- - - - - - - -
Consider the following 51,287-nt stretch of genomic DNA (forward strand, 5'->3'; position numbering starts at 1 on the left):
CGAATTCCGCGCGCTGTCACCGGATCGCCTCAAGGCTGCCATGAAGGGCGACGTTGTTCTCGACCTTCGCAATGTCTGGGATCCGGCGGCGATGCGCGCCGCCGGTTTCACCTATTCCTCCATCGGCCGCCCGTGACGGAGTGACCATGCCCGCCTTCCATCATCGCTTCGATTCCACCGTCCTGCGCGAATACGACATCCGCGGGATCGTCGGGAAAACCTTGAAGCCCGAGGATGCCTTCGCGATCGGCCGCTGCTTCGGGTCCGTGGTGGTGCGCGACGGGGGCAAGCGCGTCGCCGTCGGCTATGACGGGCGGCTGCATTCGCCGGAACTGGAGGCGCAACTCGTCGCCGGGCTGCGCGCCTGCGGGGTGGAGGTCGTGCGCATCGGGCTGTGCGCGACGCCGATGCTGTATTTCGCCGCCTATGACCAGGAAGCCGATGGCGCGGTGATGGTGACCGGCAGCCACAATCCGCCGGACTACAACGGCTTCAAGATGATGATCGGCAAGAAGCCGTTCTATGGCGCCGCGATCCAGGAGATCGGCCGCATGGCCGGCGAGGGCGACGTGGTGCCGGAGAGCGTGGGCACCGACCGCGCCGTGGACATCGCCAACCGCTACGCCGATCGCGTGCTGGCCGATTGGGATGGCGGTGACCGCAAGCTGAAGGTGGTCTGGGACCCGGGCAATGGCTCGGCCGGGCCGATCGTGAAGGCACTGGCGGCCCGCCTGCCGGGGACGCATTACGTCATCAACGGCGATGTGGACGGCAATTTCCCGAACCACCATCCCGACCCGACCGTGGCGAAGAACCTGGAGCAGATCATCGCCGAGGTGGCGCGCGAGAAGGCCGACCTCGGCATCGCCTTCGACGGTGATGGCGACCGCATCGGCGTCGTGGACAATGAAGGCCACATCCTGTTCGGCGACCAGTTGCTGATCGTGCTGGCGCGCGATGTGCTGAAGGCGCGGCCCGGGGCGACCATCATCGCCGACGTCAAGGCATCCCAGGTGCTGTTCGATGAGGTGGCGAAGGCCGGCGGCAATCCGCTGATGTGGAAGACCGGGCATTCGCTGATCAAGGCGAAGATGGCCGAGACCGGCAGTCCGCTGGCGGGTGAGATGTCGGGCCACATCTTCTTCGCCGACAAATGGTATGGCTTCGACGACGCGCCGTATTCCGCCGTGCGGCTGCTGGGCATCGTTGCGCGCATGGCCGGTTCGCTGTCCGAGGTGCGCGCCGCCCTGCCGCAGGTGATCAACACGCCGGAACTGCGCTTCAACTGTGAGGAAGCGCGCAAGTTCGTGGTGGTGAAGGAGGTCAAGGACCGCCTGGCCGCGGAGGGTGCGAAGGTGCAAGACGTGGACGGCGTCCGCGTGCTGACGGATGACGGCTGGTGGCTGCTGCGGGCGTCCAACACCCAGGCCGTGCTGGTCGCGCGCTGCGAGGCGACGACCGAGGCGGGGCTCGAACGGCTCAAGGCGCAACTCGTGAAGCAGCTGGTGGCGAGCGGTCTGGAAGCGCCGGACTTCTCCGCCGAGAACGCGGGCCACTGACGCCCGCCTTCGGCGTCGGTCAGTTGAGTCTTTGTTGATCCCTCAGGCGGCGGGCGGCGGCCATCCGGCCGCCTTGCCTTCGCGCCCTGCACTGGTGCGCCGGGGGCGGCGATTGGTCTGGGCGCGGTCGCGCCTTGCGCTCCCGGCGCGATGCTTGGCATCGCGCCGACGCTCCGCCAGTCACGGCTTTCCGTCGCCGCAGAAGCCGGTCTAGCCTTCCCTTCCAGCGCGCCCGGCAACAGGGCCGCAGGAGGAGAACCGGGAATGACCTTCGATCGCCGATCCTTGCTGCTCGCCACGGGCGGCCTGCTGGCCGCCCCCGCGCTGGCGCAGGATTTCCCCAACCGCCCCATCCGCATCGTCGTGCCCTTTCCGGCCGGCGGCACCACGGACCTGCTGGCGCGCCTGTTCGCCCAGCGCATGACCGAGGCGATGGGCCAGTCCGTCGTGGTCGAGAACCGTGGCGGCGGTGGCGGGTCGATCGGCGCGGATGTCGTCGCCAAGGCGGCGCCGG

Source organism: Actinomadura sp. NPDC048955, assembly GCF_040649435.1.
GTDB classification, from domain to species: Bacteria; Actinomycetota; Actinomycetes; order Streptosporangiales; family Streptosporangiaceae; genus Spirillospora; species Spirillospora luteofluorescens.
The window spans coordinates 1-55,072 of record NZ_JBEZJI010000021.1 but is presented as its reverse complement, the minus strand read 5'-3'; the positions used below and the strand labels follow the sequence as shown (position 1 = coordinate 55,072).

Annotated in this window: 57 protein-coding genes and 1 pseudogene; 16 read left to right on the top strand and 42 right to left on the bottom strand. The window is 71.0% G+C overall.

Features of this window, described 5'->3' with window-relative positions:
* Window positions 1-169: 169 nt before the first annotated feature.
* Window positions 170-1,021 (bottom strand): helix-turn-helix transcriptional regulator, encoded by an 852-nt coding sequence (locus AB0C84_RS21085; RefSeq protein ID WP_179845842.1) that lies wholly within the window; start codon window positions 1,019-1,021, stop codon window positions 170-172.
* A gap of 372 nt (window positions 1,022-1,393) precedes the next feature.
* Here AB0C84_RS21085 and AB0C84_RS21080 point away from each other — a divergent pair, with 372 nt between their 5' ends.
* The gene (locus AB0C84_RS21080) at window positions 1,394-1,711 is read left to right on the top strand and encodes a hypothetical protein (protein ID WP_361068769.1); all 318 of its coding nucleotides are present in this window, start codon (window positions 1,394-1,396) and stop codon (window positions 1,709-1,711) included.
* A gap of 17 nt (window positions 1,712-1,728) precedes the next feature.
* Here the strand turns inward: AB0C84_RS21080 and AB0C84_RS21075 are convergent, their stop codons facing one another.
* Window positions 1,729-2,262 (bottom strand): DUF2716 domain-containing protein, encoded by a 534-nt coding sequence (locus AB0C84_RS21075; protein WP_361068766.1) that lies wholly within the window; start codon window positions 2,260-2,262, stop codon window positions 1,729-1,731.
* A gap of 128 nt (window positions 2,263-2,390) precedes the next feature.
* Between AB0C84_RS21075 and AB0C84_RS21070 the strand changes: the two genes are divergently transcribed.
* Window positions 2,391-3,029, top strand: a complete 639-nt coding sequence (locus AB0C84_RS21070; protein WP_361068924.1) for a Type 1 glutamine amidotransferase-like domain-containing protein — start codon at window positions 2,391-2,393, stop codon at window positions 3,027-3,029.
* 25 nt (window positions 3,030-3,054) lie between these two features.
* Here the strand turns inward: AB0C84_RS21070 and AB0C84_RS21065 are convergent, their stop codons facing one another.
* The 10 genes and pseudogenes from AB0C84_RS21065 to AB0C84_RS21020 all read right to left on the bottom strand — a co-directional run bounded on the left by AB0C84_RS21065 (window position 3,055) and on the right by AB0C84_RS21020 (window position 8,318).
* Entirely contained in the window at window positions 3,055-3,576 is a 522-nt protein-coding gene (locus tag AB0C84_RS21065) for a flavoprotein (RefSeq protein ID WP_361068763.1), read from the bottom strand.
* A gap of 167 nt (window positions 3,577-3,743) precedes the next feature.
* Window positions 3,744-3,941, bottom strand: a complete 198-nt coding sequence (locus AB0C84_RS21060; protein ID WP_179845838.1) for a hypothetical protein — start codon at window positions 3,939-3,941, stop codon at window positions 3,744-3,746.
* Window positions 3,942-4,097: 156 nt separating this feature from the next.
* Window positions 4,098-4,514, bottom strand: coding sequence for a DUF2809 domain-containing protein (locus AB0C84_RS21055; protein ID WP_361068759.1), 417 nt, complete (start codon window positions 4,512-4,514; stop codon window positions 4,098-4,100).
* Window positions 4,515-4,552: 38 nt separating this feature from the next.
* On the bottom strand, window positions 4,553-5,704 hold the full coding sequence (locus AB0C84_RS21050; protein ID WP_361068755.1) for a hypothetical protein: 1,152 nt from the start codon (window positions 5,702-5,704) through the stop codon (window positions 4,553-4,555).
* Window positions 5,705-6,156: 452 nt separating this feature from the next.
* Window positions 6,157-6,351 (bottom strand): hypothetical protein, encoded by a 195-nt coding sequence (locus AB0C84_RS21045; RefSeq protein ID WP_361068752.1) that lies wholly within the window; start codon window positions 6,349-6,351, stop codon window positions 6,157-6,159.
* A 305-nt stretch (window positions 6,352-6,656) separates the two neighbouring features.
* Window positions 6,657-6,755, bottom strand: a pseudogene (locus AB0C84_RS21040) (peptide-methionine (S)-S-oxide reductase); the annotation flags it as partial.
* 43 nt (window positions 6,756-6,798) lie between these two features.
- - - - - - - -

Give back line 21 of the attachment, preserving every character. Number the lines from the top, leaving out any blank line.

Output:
* The 10 genes and pseudogenes from AB0C84_RS21065 to AB0C84_RS21020 all read right to left on the bottom strand — a co-directional run bounded on the left by AB0C84_RS21065 (window position 3,055) and on the right by AB0C84_RS21020 (window position 8,318).